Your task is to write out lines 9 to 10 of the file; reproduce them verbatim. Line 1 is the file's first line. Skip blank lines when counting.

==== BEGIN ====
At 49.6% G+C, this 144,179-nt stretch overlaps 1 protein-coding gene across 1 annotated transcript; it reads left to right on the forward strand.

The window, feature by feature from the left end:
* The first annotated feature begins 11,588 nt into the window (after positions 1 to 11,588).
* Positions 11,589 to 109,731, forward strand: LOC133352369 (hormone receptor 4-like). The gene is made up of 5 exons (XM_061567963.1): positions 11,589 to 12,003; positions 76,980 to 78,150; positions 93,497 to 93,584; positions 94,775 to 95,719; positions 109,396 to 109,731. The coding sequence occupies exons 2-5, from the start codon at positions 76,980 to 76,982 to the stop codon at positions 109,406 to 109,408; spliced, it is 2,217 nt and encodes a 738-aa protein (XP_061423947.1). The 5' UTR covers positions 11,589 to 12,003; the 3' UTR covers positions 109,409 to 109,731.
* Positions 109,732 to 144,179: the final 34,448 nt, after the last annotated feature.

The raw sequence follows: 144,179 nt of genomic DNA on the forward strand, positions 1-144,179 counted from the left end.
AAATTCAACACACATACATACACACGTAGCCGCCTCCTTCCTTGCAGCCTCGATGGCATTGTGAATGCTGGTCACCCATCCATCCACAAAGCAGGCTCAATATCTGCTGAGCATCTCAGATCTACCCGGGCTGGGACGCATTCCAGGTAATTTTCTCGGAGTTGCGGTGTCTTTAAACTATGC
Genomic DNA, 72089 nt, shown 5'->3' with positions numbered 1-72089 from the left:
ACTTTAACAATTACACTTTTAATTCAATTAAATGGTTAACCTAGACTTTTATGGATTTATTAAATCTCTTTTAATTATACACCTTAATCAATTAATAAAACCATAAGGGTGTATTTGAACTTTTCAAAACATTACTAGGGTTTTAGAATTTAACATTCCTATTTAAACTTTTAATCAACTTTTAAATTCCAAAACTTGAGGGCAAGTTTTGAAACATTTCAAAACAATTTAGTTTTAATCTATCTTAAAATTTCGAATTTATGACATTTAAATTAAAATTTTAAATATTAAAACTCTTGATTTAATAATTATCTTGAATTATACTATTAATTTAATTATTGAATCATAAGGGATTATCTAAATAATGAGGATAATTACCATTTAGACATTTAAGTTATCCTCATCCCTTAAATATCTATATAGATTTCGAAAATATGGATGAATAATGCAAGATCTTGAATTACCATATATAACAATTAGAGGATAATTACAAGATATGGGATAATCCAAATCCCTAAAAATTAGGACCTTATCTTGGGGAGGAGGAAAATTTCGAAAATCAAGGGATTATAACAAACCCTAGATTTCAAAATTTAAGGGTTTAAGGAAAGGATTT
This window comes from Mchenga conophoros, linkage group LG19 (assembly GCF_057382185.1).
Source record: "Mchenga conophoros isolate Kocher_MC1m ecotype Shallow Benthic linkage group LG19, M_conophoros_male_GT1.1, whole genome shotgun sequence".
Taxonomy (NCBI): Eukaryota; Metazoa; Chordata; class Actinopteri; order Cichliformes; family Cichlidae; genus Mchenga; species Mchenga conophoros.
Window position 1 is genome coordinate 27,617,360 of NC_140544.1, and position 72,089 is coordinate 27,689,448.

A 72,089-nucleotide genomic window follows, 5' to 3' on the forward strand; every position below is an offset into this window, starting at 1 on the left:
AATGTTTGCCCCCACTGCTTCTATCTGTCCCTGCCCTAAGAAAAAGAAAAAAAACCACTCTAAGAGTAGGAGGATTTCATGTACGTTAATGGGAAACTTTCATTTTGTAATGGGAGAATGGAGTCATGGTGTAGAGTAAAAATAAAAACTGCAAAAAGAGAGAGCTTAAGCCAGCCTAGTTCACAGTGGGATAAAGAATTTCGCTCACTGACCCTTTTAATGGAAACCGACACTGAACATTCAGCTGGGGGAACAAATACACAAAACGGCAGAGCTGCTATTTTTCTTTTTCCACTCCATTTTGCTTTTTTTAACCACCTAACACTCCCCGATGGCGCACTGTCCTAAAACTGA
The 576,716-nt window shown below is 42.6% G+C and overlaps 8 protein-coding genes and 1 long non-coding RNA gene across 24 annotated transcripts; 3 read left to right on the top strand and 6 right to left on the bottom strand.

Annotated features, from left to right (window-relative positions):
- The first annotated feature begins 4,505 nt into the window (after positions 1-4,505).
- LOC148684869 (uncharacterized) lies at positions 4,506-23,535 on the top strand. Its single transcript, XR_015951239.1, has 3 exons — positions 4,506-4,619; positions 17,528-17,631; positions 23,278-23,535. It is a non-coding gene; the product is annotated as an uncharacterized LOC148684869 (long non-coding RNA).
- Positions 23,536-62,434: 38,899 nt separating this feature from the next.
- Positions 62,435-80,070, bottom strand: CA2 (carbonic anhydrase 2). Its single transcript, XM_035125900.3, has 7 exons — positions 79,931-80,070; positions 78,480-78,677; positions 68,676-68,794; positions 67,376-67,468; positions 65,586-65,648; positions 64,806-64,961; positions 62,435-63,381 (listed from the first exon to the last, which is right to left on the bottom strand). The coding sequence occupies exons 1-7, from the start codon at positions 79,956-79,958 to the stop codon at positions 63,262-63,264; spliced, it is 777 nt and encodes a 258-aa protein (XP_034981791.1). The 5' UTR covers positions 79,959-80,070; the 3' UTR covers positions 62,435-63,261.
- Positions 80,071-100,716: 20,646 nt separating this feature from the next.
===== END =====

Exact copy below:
ACTTTAACAATTACACTTTTAATTCAATTAAATGGTTAACCTAGACTTTTATGGATTTATTAAATCTCTTTTAATTATACACCTTAATCAATTAATAAAACCATAAGGGTGTATTTGAACTTTTCAAAACATTACTAGGGTTTTAGAATTTAACATTCCTATTTAAACTTTTAATCAACTTTTAAATTCCAAAACTTGAGGGCAAGTTTTGAAACATTTCAAAACAATTTAGTTTTAATCTATCTTAAAATTTCGAATTTATGACATTTAAATTAAAATTTTAAATATTAAAACTCTTGATTTAATAATTATCTTGAATTATACTATTAATTTAATTATTGAATCATAAGGGATTATCTAAATAATGAGGATAATTACCATTTAGACATTTAAGTTATCCTCATCCCTTAAATATCTATATAGATTTCGAAAATATGGATGAATAATGCAAGATCTTGAATTACCATATATAACAATTAGAGGATAATTACAAGATATGGGATAATCCAAATCCCTAAAAATTAGGACCTTATCTTGGGGAGGAGGAAAATTTCGAAAATCAAGGGATTATAACAAACCCTAGATTTCAAAATTTAAGGGTTTAAGGAAAGGATTT
This window comes from Mchenga conophoros, linkage group LG19 (assembly GCF_057382185.1).